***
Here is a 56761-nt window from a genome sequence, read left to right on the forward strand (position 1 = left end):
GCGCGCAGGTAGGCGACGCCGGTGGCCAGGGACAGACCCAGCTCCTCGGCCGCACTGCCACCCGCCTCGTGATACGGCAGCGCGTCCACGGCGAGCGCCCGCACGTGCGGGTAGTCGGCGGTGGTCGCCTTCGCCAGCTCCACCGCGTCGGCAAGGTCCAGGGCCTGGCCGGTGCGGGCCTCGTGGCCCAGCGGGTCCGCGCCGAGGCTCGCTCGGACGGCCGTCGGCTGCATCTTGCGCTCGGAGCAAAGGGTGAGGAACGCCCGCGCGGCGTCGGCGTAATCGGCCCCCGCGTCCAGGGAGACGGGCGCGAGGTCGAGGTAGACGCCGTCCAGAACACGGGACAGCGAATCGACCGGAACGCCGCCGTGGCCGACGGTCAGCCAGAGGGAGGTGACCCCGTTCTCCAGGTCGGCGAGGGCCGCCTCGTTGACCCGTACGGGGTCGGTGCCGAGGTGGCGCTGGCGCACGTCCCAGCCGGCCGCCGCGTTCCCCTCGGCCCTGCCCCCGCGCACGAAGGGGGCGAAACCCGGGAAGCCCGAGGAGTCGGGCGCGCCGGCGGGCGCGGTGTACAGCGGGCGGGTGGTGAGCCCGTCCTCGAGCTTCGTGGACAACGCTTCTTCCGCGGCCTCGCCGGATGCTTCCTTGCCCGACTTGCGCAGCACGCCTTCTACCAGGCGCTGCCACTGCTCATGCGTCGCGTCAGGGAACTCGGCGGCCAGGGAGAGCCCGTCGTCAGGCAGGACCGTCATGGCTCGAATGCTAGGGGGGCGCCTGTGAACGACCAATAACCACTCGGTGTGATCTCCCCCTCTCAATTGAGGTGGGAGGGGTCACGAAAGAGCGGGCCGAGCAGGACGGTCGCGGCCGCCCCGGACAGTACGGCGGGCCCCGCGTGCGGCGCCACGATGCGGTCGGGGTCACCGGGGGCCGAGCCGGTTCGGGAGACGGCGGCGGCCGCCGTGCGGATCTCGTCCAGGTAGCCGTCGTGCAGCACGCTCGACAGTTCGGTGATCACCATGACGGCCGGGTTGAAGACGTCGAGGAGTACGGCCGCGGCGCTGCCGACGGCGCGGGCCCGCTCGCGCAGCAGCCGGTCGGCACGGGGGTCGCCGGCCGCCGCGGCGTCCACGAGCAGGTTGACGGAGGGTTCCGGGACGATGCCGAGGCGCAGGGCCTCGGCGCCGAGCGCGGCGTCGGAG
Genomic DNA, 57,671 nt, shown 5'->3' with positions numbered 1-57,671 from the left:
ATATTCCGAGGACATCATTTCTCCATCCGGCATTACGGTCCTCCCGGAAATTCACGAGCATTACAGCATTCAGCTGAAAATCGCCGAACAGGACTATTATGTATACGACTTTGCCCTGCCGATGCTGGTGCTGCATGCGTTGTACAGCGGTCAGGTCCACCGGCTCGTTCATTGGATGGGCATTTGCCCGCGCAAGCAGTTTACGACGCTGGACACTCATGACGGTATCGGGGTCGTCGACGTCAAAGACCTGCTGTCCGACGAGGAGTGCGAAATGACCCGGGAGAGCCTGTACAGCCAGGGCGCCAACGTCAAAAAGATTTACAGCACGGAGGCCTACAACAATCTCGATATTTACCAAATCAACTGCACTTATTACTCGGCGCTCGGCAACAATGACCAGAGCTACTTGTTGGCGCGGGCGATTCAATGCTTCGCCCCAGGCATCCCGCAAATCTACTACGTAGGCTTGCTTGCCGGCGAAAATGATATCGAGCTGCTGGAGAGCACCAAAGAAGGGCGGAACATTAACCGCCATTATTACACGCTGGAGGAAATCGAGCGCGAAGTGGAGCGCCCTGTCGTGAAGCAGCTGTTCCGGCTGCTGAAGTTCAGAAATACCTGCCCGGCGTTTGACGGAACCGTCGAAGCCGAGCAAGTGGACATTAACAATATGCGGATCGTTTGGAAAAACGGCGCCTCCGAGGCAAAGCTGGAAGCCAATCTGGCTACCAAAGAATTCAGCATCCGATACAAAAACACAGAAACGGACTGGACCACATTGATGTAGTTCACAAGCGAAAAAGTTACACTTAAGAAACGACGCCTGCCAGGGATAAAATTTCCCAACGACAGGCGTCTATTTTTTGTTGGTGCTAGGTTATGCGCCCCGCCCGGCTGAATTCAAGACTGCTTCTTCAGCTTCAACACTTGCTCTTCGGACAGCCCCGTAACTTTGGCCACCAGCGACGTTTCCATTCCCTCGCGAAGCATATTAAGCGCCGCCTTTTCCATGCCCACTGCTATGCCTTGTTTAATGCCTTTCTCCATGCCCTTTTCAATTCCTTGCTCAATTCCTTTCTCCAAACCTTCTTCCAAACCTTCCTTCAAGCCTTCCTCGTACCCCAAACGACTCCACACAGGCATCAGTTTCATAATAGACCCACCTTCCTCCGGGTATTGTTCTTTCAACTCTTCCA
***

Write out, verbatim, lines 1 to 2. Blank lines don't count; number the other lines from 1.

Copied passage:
Here is a 56761-nt window from a genome sequence, read left to right on the forward strand (position 1 = left end):
GCGCGCAGGTAGGCGACGCCGGTGGCCAGGGACAGACCCAGCTCCTCGGCCGCACTGCCACCCGCCTCGTGATACGGCAGCGCGTCCACGGCGAGCGCCCGCACGTGCGGGTAGTCGGCGGTGGTCGCCTTCGCCAGCTCCACCGCGTCGGCAAGGTCCAGGGCCTGGCCGGTGCGGGCCTCGTGGCCCAGCGGGTCCGCGCCGAGGCTCGCTCGGACGGCCGTCGGCTGCATCTTGCGCTCGGAGCAAAGGGTGAGGAACGCCCGCGCGGCGTCGGCGTAATCGGCCCCCGCGTCCAGGGAGACGGGCGCGAGGTCGAGGTAGACGCCGTCCAGAACACGGGACAGCGAATCGACCGGAACGCCGCCGTGGCCGACGGTCAGCCAGAGGGAGGTGACCCCGTTCTCCAGGTCGGCGAGGGCCGCCTCGTTGACCCGTACGGGGTCGGTGCCGAGGTGGCGCTGGCGCACGTCCCAGCCGGCCGCCGCGTTCCCCTCGGCCCTGCCCCCGCGCACGAAGGGGGCGAAACCCGGGAAGCCCGAGGAGTCGGGCGCGCCGGCGGGCGCGGTGTACAGCGGGCGGGTGGTGAGCCCGTCCTCGAGCTTCGTGGACAACGCTTCTTCCGCGGCCTCGCCGGATGCTTCCTTGCCCGACTTGCGCAGCACGCCTTCTACCAGGCGCTGCCACTGCTCATGCGTCGCGTCAGGGAACTCGGCGGCCAGGGAGAGCCCGTCGTCAGGCAGGACCGTCATGGCTCGAATGCTAGGGGGGCGCCTGTGAACGACCAATAACCACTCGGTGTGATCTCCCCCTCTCAATTGAGGTGGGAGGGGTCACGAAAGAGCGGGCCGAGCAGGACGGTCGCGGCCGCCCCGGACAGTACGGCGGGCCCCGCGTGCGGCGCCACGATGCGGTCGGGGTCACCGGGGGCCGAGCCGGTTCGGGAGACGGCGGCGGCCGCCGTGCGGATCTCGTCCAGGTAGCCGTCGTGCAGCACGCTCGACAGTTCGGTGATCACCATGACGGCCGGGTTGAAGACGTCGAGGAGTACGGCCGCGGCGCTGCCGACGGCGCGGGCCCGCTCGCGCAGCAGCCGGTCGGCACGGGGGTCGCCGGCCGCCGCGGCGTCCACGAGCAGGTTGACGGAGGGTTCCGGGACGATGCCGAGGCGCAGGGCCTCGGCGCCGAGCGCGGCGTCGGAG